Trade war heats up as EU vows to retaliate on US auto tariffs
The European Union vowed prompt retaliation if the United States (US) follows through on a threat to impose tariffs on imported vehicles as trans-Atlantic trade tensions showed no signs of easing.
If European exports are hit by US actions, the EU will “react in a swift and adequate manner”, Margaritis Schinas, a spokesman for the European Commission, told reporters in Brussels on February 18 – a day after President Donald Trump received a report on the national-security implications posed by auto imports.
The EU has prepared tariffs on a total of €20 billion (US$23 billion) in US goods should Trump follow through on his threat, which would chiefly hit Germany. Chancellor Angela Merkel gave an impassioned defence of the country’s car industry to an audience of senior security officials in Munich last weekend, calling the Trump administration’s suggestion that European autos are a threat to US security a “shock”.
The car dispute follows American tariffs on European steel and aluminum imports, brought using the same national-security justification. The bloc retaliated, imposing duties on €2.8 billion of US imports, ranging from Harley-Davidson Inc motorcycles to Levi Strauss & Co jeans.
The renewed threat of car duties calls into question a tentative truce reached in July. At a meeting in Washington, Trump and European Commission President Jean-Claude Juncker agreed to a political accord to “work together toward zero tariffs, zero non-tariff barriers, and zero subsidies on non-auto industrial goods”.
At the July meeting, “we agreed that both the EU and the US would refrain from taking any measures that would go against the spirit and the letter of the joint statement,” Schinas said. “President Juncker trusts President Trump’s word. The European Union will stick to its word as long as the US does the same”.
Last week in Bucharest, trade ministers from the 28 EU member states discussed draft mandates so that official talks with Washington could begin on a trade agreement.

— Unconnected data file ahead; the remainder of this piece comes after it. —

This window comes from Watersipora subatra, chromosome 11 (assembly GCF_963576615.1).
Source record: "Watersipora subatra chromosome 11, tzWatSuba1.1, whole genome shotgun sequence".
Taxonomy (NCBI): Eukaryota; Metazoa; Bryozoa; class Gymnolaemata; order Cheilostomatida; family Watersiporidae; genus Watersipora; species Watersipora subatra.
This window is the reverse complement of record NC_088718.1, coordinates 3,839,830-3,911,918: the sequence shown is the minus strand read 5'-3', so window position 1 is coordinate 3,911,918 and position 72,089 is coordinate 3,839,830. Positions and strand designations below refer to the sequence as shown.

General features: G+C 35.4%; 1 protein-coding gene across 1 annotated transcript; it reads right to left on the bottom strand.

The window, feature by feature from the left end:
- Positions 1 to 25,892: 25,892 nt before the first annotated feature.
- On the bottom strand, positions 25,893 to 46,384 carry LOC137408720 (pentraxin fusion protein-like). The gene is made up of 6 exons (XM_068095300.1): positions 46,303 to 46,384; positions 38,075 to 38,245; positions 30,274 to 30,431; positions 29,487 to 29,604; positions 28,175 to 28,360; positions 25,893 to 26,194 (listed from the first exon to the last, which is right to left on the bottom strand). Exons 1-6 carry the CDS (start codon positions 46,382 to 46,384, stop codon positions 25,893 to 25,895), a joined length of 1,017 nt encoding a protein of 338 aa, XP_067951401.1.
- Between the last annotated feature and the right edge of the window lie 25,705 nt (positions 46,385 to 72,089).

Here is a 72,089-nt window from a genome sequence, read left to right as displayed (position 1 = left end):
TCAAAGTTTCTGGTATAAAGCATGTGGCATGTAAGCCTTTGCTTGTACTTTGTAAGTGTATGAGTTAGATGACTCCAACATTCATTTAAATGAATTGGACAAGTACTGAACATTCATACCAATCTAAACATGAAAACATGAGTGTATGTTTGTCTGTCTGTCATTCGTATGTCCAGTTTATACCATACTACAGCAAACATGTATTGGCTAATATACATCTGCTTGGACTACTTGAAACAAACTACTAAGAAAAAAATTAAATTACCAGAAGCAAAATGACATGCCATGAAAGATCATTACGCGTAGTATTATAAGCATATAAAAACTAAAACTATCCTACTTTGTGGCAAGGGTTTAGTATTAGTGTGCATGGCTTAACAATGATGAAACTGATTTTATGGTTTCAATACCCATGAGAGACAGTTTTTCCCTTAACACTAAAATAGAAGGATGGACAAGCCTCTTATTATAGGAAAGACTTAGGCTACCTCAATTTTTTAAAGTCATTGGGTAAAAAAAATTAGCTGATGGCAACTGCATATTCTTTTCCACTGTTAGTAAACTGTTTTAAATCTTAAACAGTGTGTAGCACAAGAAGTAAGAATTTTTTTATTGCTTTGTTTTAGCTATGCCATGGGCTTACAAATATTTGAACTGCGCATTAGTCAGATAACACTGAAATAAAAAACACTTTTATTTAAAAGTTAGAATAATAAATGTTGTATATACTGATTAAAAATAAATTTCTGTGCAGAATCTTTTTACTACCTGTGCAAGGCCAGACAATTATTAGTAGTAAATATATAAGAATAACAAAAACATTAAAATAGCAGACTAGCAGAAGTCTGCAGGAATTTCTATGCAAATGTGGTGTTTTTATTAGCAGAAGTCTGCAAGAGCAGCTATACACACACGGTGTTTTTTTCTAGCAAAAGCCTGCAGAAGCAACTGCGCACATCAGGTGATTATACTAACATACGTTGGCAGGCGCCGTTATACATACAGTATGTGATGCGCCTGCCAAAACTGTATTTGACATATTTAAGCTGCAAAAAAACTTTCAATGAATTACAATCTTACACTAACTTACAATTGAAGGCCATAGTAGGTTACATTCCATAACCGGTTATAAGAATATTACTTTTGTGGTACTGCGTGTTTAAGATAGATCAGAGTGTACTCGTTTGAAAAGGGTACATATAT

US tariffs on European cars would mark a significant escalation of trans-Atlantic tensions because the value of EU automotive exports to the American market is about 10 times greater than the bloc’s steel and aluminum exports. As a result, European retaliatory duties would target a larger amount of US exports to Europe.
A 25 per cent US levy on foreign cars would add €10,000 to the sticker price of European vehicles imported into the country, according to the commission. That would especially affect German brands such as Volkswagen, Porsche, and Mercedes-Benz.
If the US imposed permanent tariffs of 25 per cent, German car exports to the US could fall by almost 50 per cent, or about €17 billion, according to the Ifo Institute. Total European car exports would fall by €18.4 billion, or 7.7 per cent. The risk to Germany’s economic success prompted Merkel to push back by pointing to BMW’s plant in South Carolina, the carmaker’s largest factory worldwide and the home to models such as the X5 sport utility vehicle.
“Look, we’re proud of our cars. We’re allowed to be,” Merkel said recently in Munich, where BMW is based. “And these cars are built in the United States of America. If these cars – which are no less a threat than those built in Bavaria – are suddenly a national security threat to the US, then that’s a shock to us.”